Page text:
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J Learn Disabil. 2014 Mar-Apr;47(2):116-24. doi: 10.1177/0022219412439325. Epub 2012 Mar 21.

Academic procrastination, emotional intelligence, academic self-efficacy, and GPA: a comparison between students with and without learning disabilities.

Author information

1
1Tel-Hai College, Upper Galilie, Israel.

Abstract

Academic procrastination has been seen as an impediment to students' academic success. Research findings suggest that it is related to lower levels of self-regulated learning and academic self-efficacy and associated with higher levels of anxiety, stress, and illness. Emotional intelligence (EI) is the ability to assess, regulate, and utilize emotions and has been found to be associated with academic self-efficacy and a variety of better outcomes, including academic performance. Students with learning disabilities (LD) are well acquainted with academic difficulty and maladaptive academic behavior. In comparison to students without LD, they exhibit high levels of learned helplessness, including diminished persistence, lower academic expectations, and negative affect. This study examined the relationships among academic procrastination, EI, and academic performance as mediated by academic self-efficacy in 287 LD and non-LD students. Results indicated that the indirect effect of EI on academic procrastination and GPA was stronger in LD students than in non-LD students. In addition, results indicated that LD students scored lower than non-LD students on both EI and academic self-efficacy and higher on academic procrastination. No difference was found in GPA.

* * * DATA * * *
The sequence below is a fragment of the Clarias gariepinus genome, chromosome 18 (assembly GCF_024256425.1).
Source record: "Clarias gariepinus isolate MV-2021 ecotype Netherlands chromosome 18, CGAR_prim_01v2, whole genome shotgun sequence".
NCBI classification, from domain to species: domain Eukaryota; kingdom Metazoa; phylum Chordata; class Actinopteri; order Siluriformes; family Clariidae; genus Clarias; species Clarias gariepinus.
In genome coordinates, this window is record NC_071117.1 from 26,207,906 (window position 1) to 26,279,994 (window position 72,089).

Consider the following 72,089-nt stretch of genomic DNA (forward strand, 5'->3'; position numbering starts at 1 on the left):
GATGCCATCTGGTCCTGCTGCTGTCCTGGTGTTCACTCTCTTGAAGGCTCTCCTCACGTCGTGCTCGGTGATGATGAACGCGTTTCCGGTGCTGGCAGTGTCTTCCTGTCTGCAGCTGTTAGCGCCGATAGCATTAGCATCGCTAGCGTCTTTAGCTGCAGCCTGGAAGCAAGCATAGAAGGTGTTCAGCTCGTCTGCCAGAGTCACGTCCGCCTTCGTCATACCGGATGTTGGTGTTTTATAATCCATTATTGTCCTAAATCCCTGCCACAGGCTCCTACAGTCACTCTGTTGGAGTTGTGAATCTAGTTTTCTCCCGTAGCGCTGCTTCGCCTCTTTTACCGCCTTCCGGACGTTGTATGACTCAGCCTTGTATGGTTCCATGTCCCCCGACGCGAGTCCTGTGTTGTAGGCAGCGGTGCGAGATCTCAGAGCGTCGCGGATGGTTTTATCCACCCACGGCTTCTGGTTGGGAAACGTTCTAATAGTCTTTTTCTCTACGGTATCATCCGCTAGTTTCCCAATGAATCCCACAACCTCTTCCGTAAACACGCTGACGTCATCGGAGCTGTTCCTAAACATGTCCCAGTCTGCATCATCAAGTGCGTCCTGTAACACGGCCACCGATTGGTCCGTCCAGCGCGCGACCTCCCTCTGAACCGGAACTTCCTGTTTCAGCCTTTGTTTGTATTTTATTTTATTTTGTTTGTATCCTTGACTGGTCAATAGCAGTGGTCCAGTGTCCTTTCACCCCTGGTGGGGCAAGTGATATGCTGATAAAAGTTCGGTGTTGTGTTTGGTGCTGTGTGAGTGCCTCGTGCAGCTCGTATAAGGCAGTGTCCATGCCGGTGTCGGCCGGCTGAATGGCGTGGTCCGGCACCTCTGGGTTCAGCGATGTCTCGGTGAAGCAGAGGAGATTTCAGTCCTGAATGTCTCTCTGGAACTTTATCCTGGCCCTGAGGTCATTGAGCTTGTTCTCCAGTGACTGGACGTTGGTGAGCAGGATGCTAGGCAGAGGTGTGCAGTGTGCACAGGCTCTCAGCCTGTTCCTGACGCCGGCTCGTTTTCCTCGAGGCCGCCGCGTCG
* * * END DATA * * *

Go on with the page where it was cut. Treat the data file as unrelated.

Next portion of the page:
KEYWORDS:

academic procrastination; academic self-efficacy; emotional intelligence; higher education; learning disabilities

PMID:
22442254
DOI:
10.1177/0022219412439325
[Indexed for MEDLINE]

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